Triple Makes The Greatest Greater Still
Aug 2, 2012 - Craig Lord
Olympic Games, London, Day 6 finals:
Men's 200m medley:
The greatest of greats just got greater still: Michael Phelps, denied in the 400IM, denied in his signature 200m butterfly, down - but not out. Not the nature of the man, not the nature of his honing by Bob Bowman.
Aussie Dawn Fraser, up in the stands, and Hungarian Krisztina Egerszegi have a boy in their club at last: Phelps took the 200m medley crown for the third time in 1:54.27, his orbit so far out in sporting space Elton John might want to add a verse to Rocket Man as an ode to those for whom solitary is something to celebrate.
What a glorious view he must have from up there: 16 gold medals at the helm of 20 medals overall, the first figure 7 beyond next best, the second 2 beyond next best - and counting.
The silver went to Ryan Lochte (USA) in 1:54.90, an effort that delivered gold for courage and taking on a challenge that just the vast bulk of swimmer in the whole of history would have never been able to contemplate. The bronze went to Laszlo Cseh (HUN), the second American and the first Hungarian home swapping places four years on from Beijing.
Lochte walked out in his green boots to lane four Michael Phelps had taken to lane 3 and before Cseh strolled to lane 5. The stage set for the final showdown of the greatest all-rounders of all-time.
Pity Lochte a little - world record holder and world champion, he had a monumental task here at these Games and on this day in particular, the paired programme brutal for a man at the very peak of condition, crucifying if you're anything but at your very best you ever were. Lochte was not.
Phelps made his intention known down the first length in 24.63, Lochte on 24.79, Cseh on 25.03. Phelps the unleashed the potential he always had as a title-challenging backstroke ace (but never had the opportunity to show it because of the way programmes fell). He turned at the half-way in 53.26, to Lochte's 53.89, Cseh on 54.85 in fifth, the three podium placers of Beijing were kept company by Thiago Pereira (BRA), on 53.59 in second, Britain's James Goddard fourth in 54.23.
On breaststroke, Phelps refused to yield, Lochte trying to claw his way back into contention for gold, Cseh making the best headway, the cards stacked up at the last turn in the defending champion's favour: 1:26.59, 1:27.29 for Pereira, 1:27.37 for Lochte and 1:27.96 for Cseh.
Given the week (the four years) Phelps has had, perhaps his legs might not carry him. No way. Not this time. This time he was determined to bring it home. Summoning the strength in every sinew he has chiselled since he was 12, Phelps, North Baltimore's Biggest Bullet dug deep and nailed the triple in 1:54.27.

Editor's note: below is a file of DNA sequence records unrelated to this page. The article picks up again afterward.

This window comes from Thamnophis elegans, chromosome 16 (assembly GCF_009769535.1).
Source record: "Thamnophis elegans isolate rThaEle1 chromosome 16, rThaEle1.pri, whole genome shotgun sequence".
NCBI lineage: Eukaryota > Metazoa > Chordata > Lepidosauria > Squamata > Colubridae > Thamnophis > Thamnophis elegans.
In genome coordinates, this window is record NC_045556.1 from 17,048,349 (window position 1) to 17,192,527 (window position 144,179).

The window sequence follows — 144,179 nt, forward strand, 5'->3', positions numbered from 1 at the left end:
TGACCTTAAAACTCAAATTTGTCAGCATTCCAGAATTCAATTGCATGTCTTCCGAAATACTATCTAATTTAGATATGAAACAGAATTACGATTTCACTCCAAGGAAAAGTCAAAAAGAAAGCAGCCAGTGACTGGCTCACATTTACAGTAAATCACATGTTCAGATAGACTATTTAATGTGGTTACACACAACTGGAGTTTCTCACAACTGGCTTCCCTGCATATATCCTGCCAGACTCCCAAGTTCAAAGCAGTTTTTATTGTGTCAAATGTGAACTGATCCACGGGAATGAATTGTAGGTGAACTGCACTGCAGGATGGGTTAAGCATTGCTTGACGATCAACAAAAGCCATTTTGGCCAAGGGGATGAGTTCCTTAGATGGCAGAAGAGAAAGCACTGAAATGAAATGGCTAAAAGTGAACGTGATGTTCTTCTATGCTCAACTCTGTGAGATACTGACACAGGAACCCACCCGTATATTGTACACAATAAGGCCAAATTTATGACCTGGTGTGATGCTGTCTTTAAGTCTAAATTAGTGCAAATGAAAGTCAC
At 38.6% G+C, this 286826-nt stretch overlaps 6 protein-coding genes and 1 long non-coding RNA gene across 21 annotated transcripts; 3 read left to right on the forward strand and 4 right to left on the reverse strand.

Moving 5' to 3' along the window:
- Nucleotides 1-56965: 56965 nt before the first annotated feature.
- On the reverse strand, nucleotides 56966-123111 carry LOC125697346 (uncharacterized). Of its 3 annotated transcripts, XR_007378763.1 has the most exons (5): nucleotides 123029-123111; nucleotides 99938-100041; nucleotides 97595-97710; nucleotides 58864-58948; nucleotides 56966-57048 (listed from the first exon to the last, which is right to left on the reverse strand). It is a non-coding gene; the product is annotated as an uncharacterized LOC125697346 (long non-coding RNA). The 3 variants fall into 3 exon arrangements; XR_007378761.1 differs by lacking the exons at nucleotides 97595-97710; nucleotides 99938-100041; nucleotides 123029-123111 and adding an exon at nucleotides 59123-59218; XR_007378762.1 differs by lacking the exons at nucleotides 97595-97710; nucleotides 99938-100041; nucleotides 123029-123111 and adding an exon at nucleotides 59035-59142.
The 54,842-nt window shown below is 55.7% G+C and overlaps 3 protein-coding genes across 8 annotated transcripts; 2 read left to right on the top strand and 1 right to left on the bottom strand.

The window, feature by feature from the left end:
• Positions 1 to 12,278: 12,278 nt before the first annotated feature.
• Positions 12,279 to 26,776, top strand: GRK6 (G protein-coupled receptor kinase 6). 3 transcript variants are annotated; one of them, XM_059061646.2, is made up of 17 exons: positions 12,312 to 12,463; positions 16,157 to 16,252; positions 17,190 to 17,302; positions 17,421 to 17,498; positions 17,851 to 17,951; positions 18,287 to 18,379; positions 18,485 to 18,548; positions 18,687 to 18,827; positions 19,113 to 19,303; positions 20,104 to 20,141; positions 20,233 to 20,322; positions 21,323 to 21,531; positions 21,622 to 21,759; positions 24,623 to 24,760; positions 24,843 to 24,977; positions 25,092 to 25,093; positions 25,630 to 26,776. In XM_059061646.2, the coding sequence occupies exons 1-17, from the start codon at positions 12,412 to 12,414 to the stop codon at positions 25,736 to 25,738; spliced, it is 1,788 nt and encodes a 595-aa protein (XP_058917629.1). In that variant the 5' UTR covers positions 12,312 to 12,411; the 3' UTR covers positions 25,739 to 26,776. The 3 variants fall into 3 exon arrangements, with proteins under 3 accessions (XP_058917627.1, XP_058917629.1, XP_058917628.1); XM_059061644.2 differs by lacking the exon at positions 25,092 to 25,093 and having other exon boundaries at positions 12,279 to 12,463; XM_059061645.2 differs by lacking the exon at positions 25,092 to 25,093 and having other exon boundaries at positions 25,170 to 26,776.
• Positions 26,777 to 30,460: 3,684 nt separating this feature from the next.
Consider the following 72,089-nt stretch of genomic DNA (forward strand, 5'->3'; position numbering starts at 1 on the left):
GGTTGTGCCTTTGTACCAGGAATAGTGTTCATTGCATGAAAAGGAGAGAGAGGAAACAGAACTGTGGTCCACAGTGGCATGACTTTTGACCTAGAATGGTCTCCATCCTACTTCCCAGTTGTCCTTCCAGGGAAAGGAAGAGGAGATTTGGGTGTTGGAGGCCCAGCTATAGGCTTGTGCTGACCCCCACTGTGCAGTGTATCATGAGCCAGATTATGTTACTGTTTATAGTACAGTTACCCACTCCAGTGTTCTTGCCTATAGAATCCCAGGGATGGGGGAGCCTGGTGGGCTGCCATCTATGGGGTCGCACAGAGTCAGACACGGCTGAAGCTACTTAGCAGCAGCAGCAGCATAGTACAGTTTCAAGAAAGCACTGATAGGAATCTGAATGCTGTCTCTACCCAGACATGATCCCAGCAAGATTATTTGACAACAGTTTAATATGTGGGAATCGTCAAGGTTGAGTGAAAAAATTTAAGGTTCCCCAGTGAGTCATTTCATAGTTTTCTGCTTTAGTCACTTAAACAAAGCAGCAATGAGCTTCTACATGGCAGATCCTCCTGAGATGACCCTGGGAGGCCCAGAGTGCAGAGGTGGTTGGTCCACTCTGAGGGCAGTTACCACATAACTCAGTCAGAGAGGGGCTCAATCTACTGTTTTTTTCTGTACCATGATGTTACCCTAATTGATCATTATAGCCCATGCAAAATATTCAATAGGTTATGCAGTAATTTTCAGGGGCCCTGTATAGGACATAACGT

Lochte tweeted earlier this week - aim for the moon because if you fail you'll end up a star. And what a star he was. The weight of the week and a bruising 200m backstroke serving like a weight belt to his ambitions, the Florida Gator fought fate itself to get back to Phelps.
He simple could not do it today, his last lap split of 27.53 the best in the field, Phelps on 27.68, Cseh on 28.26, that sweeping his past Pereira, locked out in 1:56.74. The final was the first in Olympic history to see all eight men race inside 2 minutes.
It also saw the United States strike out alone on gold count at the top of the all-time medals table for the 200m medley since the event made the schedule in 1968: in Beijing, by keeping Cseh at bay, Phelps drew the US level with Hungary at three golds each, the American granting his nation its fourth gold ever. Three of them are his, the other belonging to Charles Hickcox, champion of the inaugural 1968 final and winner of three golds that year.
Phelps wore the same style of green boots as Lochte on the podium, had a tear in his eye as the Star Spangled Banner rang out, flags fluttering alongside hand-painted sheets strewn with the words "The Greatest of The Great".
How true. Phelps then got bck on his blocks and humped out another warning: 50.86 in the first semi of the 100m butterfly. A man getting better as the week draws on - and gets tougher.
Litte wonder you know who's been in touch. '"The President of the United States called me yesterday. It was pretty cool," said Phelps. "Someone called me up and asked me to hold as they had the President waiting to speak to me. He told me that everyone is supporting me. It was very special and he said to say hi to my mum!"
Fastest field: London 2012 - 1:54.27 - 1:59.10
To qualify for the final it took: